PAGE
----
Thread Thread
lizzymendivil profile image
Lizzy Mendivil
serviceWorker.js:5 Uncaught TypeError: Cannot read property 'register' of undefined
    at serviceWorker.js:5
    at maybeReady (meteor.js?hash=857dafb4b9dff17e29ed8498a22ea5b1a3d6b41d:938)
    at HTMLDocument.loadingCompleted (meteor.js?hash=857dafb4b9dff17e29ed8498a22ea5b1a3d6b41d:950)
Thread Thread
jankapunkt profile image
Jan Küster Author

Hm there seems to be no service worker in navigator. Is this a private session or do you block all cookies? I think there were some sw issues at least in Firefox that were related to these.

Thread Thread
lizzymendivil profile image
Lizzy Mendivil

well, i am using a virtual machine with ubuntu 16.04 but i connect through ssh and a network location and open the application in my window (physical machine)

Thread Thread
lizzymendivil profile image
Lizzy Mendivil

So, my url is 172.21.19.91:3000/
could it be the problem?

Thread Thread
lizzymendivil profile image
Lizzy Mendivil

JIC, I helped me
stackoverflow.com/questions/522992...

Now it is working fine! Thanks!

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borisimple profile image
Boris Krstić

I enjoyed working with Meteor back in 2016. I think this framework was just a bit ahead of its time 😏

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jankapunkt profile image
Jan Küster Author

Hey Boris, yes their lead developer is constantly on the edge of Js.
Btw, you should check out the roadmap: github.com/meteor/meteor/blob/mast...

Also note that Meteor has been aqquired by Tiny: blog.meteor.com/a-new-chapter-for-...

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harryadel profile image
Harry Adel

Great icons :D

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jankapunkt profile image
Jan Küster Author • Edited

In the past I used to spend time and engery on design things but I realized that it won't be better with more time spent. Instead I saved the effort for writing. ;-)

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harryadel profile image
Harry Adel

yeah, great and informative article nonetheless

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mullojo profile image
Bob

This guide worked really great for me! 🎉 I now have a desktop & mobile installable app, amazing!! Thanks Jan!

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chaawlaapooja profile image
chaawlaapooja • Edited

Hello Jan,
Thanks for the article. I followed the steps mentioned above and my app is now PWA compliant. Can you help me on how to implement features like push notifications to make it behave like native app?

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jankapunkt profile image
Jan Küster Author • Edited

I currently did not implement push notifications in my pwas but I am planning a follow up article on specific pwa features that bases on this article. In the meantime you may check out the package registry atmospherejs.com for packages that provide push notifications.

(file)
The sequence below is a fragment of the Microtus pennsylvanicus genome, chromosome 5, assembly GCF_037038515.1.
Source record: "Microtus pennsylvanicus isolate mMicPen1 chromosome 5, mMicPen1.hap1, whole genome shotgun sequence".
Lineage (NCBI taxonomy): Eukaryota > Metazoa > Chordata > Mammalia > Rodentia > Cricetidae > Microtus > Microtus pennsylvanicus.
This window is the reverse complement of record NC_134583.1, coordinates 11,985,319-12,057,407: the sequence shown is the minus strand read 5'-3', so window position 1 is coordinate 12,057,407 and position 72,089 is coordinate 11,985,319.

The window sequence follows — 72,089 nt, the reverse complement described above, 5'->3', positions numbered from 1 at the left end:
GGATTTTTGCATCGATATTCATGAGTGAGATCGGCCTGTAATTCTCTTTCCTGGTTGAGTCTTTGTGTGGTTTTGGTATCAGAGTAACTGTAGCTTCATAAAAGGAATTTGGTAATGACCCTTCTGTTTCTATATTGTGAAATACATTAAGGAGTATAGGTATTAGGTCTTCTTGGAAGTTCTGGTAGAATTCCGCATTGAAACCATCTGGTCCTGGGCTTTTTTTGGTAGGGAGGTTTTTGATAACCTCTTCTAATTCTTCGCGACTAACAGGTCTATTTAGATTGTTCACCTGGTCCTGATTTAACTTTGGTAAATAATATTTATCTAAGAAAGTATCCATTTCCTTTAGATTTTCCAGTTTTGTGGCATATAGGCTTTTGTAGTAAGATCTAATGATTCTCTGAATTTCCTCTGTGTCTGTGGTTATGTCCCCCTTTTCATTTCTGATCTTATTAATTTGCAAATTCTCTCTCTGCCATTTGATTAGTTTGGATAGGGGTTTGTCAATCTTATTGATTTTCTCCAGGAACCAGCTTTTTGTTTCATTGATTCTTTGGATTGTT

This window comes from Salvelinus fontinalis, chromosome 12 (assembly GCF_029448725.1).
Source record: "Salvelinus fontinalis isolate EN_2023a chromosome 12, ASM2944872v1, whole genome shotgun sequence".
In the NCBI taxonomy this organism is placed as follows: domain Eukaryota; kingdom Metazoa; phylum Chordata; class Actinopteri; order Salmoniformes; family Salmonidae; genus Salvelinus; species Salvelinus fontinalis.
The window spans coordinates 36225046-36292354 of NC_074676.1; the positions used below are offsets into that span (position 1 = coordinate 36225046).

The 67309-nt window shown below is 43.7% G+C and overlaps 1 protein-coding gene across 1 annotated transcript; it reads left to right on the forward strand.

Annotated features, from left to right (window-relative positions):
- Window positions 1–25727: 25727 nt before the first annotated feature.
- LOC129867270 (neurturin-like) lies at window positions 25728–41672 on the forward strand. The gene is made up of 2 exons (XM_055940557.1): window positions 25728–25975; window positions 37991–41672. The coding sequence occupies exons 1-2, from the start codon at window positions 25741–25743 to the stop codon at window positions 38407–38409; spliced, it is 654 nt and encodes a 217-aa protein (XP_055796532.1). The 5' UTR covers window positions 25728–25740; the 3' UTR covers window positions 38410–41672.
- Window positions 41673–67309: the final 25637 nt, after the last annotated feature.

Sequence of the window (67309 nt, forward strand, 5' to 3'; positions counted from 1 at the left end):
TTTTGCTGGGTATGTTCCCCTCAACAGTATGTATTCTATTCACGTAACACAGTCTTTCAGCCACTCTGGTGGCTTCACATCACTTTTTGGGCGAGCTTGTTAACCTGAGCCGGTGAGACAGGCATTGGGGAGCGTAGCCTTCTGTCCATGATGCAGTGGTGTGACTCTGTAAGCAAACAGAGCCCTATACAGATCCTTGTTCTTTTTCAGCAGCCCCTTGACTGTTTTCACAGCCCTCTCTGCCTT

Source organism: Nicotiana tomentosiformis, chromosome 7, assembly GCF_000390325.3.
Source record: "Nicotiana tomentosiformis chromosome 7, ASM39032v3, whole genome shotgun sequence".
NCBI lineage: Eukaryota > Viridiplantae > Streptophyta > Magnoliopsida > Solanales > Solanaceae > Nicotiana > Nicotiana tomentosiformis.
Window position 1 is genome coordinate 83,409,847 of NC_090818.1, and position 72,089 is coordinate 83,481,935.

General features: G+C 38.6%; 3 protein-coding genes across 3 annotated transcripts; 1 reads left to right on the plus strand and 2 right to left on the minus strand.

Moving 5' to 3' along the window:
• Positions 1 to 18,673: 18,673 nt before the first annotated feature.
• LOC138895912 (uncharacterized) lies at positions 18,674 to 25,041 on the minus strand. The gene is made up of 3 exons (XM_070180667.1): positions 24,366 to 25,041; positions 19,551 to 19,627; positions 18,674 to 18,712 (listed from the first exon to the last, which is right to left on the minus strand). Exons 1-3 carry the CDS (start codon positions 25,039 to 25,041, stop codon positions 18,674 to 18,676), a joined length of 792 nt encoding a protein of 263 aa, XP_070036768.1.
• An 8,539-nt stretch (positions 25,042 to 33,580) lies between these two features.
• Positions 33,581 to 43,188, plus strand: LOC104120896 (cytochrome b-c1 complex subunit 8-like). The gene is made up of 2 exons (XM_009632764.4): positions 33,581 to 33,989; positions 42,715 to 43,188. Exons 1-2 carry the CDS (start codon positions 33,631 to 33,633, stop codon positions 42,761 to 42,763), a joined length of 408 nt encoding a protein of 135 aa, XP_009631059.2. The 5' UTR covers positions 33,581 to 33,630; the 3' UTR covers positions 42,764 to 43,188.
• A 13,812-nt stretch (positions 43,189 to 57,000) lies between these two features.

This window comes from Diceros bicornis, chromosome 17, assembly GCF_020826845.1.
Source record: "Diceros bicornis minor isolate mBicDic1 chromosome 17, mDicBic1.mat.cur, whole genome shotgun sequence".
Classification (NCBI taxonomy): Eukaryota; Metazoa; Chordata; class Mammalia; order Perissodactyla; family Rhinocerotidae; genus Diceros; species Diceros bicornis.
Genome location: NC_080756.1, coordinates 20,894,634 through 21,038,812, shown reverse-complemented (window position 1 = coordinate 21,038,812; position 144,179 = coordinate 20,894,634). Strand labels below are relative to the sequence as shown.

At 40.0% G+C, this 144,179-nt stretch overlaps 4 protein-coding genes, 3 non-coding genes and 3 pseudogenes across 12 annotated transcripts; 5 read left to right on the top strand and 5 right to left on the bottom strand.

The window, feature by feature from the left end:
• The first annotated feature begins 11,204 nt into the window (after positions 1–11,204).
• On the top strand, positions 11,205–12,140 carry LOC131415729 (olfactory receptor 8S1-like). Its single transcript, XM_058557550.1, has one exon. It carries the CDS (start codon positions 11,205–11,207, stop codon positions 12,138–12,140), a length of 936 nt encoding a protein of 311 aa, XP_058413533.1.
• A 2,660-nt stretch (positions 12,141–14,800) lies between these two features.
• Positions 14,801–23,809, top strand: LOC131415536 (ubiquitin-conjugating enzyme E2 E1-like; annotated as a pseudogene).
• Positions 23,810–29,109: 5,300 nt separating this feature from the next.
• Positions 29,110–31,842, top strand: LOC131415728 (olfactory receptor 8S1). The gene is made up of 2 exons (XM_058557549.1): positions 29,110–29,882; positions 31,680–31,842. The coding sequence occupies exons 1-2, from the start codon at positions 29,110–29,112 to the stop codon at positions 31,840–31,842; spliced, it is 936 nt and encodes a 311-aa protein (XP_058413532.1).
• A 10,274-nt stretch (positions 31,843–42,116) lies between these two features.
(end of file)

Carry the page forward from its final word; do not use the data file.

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chaawlaapooja profile image
chaawlaapooja

Thanks!

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ramprakashram profile image
Ram

Hi, i added force-ssl, still i am getting "Does not redirect HTTP traffic to HTTPS" error when i run lighthouse. Could you help me please ???

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jankapunkt profile image
Jan Küster Author

I assume you are on localhost? Then this is expected behavior. It will work on your deployment, assuming your certificate is correctly installed.

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ramprakashram profile image
Ram

Awesome, it worked fine on Deploying. Thank you Jan.
BTW, can you write a article for prompting user to install app on iOS.

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desdichado profile image
Pontus Kindblad

I got the error: start_url does not respond with a 200 when offlineThe start_url did respond, but not via a service worker.

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coderjamal profile image
jamal coder

as Pontus Kindblad mentioned, me too i have the same issue ( error: start_url does not respond with a 200 when offlineThe start_url did respond, but not via a service worker).

the SW is very basic and does not handle post requests, so at least you can avoid login errors in your console by editing this line like that.

if(event.request.method === "GET") caches.open(version).then(cache => cache.put(event.request, clonedResponse));

if anyone want his/her application to handle post requests offline, just google it.